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Krsna said, "Of generals I am Kartikeya", and also "Of generals I am Skanda, the lord of war".

Skanda, or Kartikeya, is the son of Parvati and Lord Siva. Krttikadevi, after receiving the semen of Lord Siva from Agni, also conceived a son named Skanda [Karttikeya].

Lord Siva, he is the greatest of the demigods. He was also allured by Parvati, and as a result of that attraction, this boy Karttikeya was born. That was the, what is called, conspiracy of the demigods, that unless one son is born out of the semina of Lord Siva, it is impossible to conquer the demons. So Karttikeya is considered the commander in chief of the demigods

Kartikeya is very beautiful and is situated on a peacock's back with bows and arrows and two hands. He has one head, and is considered the most beautiful personality next to Cupid. In India if a person is very beautiful, he is compared with Kartikeya.

Karttikeya is on the level of Pradyumna, another son of Lord Krsna. Karttikeya appeared as Samba, and was born in the womb of Jambavati, the most enriched wife of Krsna.

The Goddess Durga has four famous children: two daughters--the goddess of fortune, Laksmi, and the goddess of learning, Sarasvati--and two famous sons, Lord Ganesa and Lord Karttikeya (representing success and beauty). They are all considered to be demigods and goddesses

In the accounts of Lord Caitanya Mahaprabhu's dancing in front of the car during the Ratha-yatra festival, Acyutananda's name is to be found many times. It is stated that in the party of Advaita Acarya from Santipura, Acyutananda was dancing and others were singing. At that time the boy was only six years old. The Gaura-ganoddesa-dipika, compiled by Sri Kavi-karnapura, has described Acyutananda as a disciple of Gadadhara Pandita and a great and dear devotee of Lord Caitanya Mahaprabhu. According to the opinion of some, he was an incarnation of Karttikeya, the son of Lord Siva, and according to others he was formerly the gopi named Acyuta. The Gaura-ganoddesa-dipika has supported both these opinions.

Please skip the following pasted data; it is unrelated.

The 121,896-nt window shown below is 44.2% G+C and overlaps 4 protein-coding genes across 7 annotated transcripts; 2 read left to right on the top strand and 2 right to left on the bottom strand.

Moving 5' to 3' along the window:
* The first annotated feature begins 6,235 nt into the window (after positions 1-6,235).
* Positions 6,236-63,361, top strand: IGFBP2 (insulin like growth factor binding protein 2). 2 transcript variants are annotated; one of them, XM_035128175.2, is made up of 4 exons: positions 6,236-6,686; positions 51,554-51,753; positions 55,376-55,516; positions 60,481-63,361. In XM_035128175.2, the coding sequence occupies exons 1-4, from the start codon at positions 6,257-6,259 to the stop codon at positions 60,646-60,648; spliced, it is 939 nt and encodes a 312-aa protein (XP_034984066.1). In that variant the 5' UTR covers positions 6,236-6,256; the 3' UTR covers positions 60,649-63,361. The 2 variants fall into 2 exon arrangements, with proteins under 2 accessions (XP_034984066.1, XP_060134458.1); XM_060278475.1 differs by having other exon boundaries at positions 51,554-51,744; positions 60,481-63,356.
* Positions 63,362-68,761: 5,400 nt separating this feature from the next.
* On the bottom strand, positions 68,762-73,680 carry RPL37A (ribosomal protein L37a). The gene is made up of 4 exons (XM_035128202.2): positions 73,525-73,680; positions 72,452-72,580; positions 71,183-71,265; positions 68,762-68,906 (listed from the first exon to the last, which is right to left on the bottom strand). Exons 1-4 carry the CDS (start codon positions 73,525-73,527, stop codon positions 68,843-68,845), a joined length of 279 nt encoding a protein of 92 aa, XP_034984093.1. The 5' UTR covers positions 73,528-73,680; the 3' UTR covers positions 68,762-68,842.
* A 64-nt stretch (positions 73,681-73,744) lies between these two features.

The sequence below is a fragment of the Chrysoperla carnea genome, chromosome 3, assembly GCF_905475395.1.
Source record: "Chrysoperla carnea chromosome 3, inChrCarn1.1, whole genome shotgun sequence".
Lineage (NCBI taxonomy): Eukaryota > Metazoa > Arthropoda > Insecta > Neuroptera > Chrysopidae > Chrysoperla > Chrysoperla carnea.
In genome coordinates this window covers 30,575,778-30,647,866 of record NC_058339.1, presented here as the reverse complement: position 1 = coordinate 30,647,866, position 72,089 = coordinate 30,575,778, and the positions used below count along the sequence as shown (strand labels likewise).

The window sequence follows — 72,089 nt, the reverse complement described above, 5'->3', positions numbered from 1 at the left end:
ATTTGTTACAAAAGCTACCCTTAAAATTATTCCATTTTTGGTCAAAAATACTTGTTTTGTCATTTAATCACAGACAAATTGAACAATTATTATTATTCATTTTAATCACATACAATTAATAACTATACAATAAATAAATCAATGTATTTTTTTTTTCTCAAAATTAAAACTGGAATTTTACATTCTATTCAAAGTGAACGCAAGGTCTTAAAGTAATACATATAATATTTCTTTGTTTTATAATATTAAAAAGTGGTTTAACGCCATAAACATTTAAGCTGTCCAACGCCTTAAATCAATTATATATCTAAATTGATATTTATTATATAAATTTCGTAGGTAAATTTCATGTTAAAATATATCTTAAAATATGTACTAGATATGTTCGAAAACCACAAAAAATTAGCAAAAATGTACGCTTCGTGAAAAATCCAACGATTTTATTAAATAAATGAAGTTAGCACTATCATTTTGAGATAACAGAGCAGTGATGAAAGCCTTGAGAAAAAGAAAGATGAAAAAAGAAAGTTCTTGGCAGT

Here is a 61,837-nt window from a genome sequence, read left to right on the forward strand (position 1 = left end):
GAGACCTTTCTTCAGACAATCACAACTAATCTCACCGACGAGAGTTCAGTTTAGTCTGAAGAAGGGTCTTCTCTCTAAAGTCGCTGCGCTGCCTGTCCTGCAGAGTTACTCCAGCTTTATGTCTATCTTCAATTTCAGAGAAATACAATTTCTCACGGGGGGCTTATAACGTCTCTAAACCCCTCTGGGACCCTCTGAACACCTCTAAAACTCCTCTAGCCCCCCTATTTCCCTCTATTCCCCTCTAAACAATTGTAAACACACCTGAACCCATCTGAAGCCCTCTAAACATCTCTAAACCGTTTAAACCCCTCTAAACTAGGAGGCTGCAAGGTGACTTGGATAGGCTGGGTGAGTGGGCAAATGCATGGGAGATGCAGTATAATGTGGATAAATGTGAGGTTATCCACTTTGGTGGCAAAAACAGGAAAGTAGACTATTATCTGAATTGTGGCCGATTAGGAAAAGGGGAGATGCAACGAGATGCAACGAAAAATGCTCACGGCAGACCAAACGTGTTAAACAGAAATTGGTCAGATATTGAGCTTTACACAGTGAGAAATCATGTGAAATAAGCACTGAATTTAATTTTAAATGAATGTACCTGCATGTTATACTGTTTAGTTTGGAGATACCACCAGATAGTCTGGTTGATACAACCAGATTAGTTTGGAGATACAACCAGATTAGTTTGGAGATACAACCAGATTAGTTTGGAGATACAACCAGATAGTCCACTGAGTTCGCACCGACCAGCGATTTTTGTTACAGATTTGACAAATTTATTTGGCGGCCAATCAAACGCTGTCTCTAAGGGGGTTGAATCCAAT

During Krsna's pastime of fighting with the untouchable king who attacked the city of Mathura, Krsna did not think it wise to kill him directly with His own hand. Still the king had to be killed, and therefore Krsna decided with fine discretion that He should flee from the battlefield so that the untouchable king would chase Him. He could then lead the king to the mountain where Mucukunda was lying asleep. Mucukunda had received a benediction from Karttikeya to the effect that when he awoke from his sleep, whomever he might see would at once be burnt to ashes. Therefore Krsna thought it wise to lead the untouchable king to that cave, so that the king's presence would awaken Mucukunda and he would at once be burnt to ashes.

King Mucukunda had not slept for many, many years. He was engaged in the duty of fighting, and therefore he was very tired. So when the demigod offered a benediction, Mucukunda simply thought of sleeping. He replied as follows: "My dear Karttikeya, best of the demigods, I want to sleep now, and I want from you the following benediction. Grant me the power to burn to ashes, by my mere glance, anyone who disturbs my sleeping and awakens me untimely. Please give me this benediction." The demigod agreed and also gave him the benediction that he would be able to take complete rest. Then King Mucukunda entered the cave of the mountain. On the strength of the benediction of Karttikeya, Kalayavana was burnt into ashes simply by Mucukunda's glancing at him.

Banasura heard that the soldiers of the Yadu dynasty were attacking the whole city, tearing down various walls, gates and nearby gardens. Becoming very angry, he immediately ordered his soldiers, who were of equal caliber, to go and face them. Lord Siva was so kind to Banasura that he personally came as the commander-in-chief of the military force, assisted by his heroic sons Karttikeya and Ganapati.

During Krsna's battle with Lord Siva, Krsna's son Pradyumna was fighting fiercely with Karttikeya, the commander-in-chief of the demigods. Karttikeya was wounded, and his body was bleeding profusely. In this condition, he left the battlefield and, without fighting anymore, rode away on the back of his peacock carrier.

Bhaktivedanta Book Trust. Excerpted from various sources, including text and Purport of HDG A.C. Bhaktivedanta Swami Srila Prabhupada.

Painting is from the collection of St. Petersburg Institute of Oriental Studies.